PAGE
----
The 1978 television series Battlestar Galactica is noted for its vocabulary, both of profanity (e.g. "frack!") and of measurement of time. This is an element of the show that was deliberately discarded for the 2004 re-make.
Much has been made of the way that the show measured time. John Larocque, for example, in his article, discusses the differences in usage of words such as "centon" between the pilot episode and the remainder of the series, positing that the characters in the story re-defined the words once they had become acclimated to wholly spaceborne existence.
In fact, the explanation for why the pilot episodes differed from the rest of the series is almost certainly far more prosaic, and is the one that M. Larocque touches upon at the end of his article: It's just an S.F. writers' trick, and the series' scriptwriters didn't put too much thought into it being self-consistent or wholly logical.
Indeed, you'll find that this is an S.F. writers' trick. It's one that extends as far back in Science Fiction as the days of E.E. "Doc" Smith, whose Lensman novels had invented units of currency, the "millo" and the "cento". (See Kimball Kinnison's "credits to millos"/"one cento" bet with his son, for example.) What S.F. writers want are units of currency, time, and measurement that are clearly not Earth-based, and that are believable extensions of human cultural development to a spaceborne (or multi-stellar) culture (where, of course, solar-system-derived units such as "day" or "year" are going to vary from planet to planet and star to star). There are many examples in the literature of this. It is a long-used literary device.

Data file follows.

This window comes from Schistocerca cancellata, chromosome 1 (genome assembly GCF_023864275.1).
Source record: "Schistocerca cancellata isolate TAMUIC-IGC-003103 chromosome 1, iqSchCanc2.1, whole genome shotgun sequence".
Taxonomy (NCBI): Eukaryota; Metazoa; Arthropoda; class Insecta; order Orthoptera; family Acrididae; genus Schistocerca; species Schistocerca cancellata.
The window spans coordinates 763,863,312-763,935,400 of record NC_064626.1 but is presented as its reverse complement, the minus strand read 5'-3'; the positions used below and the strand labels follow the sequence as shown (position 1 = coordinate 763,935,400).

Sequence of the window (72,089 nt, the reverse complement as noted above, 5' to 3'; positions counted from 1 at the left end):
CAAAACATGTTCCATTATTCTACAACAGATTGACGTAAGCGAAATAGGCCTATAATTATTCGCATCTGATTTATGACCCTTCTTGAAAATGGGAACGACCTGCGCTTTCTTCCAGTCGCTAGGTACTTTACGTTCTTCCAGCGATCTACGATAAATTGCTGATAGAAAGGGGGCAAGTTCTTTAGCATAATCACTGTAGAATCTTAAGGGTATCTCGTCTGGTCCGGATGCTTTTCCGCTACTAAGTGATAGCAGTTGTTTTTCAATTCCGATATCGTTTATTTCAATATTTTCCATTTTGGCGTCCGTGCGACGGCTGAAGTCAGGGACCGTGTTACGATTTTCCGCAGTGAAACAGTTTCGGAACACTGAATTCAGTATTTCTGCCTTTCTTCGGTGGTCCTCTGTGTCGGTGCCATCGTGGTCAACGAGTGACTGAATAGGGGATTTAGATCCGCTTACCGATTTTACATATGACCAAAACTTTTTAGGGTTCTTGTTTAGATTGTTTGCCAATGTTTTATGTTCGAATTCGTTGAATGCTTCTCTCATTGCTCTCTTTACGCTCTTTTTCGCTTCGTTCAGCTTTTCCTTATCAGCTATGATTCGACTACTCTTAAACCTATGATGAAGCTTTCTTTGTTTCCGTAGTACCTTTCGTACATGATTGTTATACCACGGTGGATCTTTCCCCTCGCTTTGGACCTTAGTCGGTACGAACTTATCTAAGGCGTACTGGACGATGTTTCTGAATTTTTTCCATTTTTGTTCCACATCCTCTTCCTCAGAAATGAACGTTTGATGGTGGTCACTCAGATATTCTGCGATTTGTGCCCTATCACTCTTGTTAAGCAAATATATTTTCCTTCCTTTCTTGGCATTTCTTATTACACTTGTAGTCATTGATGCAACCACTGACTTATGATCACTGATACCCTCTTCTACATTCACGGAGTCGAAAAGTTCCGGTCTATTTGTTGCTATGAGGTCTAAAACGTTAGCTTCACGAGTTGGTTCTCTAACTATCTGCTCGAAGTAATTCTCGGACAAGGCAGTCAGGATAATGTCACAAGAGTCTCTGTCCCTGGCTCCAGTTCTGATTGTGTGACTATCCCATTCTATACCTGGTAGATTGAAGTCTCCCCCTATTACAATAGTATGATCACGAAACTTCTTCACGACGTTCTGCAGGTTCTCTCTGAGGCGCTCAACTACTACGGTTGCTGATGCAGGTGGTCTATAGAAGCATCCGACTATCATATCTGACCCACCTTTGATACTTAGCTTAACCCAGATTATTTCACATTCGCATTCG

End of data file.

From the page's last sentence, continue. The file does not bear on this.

So put yourself in the place of a scriptwriter for Galactica. You have three motivations:
You don't want to use Earth measurements. The viewers will, rightly, ridicule your writing for being stupid. A spaceborne culture, or indeed a culture that has settled so long around other stars that it has forgotten entirely where Earth even is (the fundamental premise of the show, remember), is not going to be using Earth-based units of measurement, and even viewers who are not S.F. aficionados are going to pick up on such an anachronism/anatopism.
You don't want to alienate viewers. The vocabulary and usage must not be so far from the real world that viewers find the story incomprehensible. The approach of A Clockwork Orange is an approach best used as the exception that proves the rule, rather than the rule iself.
You don't want to spend much time and effort on this. Vocabulary of measurement (of time, distance, currency, and the like) is not a particularly major part of the show, and as a scriptwriter you don't want to spend effort on it, particulary for a pilot episode of a television series. Tidying up inconsistencies is best left for after the series proper has been given the green light, and constructing a detailed cultural back-story, explaining how the units of measurement got to be as they are, in terms of the fictional universe, is best left to the people who will do that detail work with joy, constructing things such as complete schematics of starships for books published as The official XYZ manual.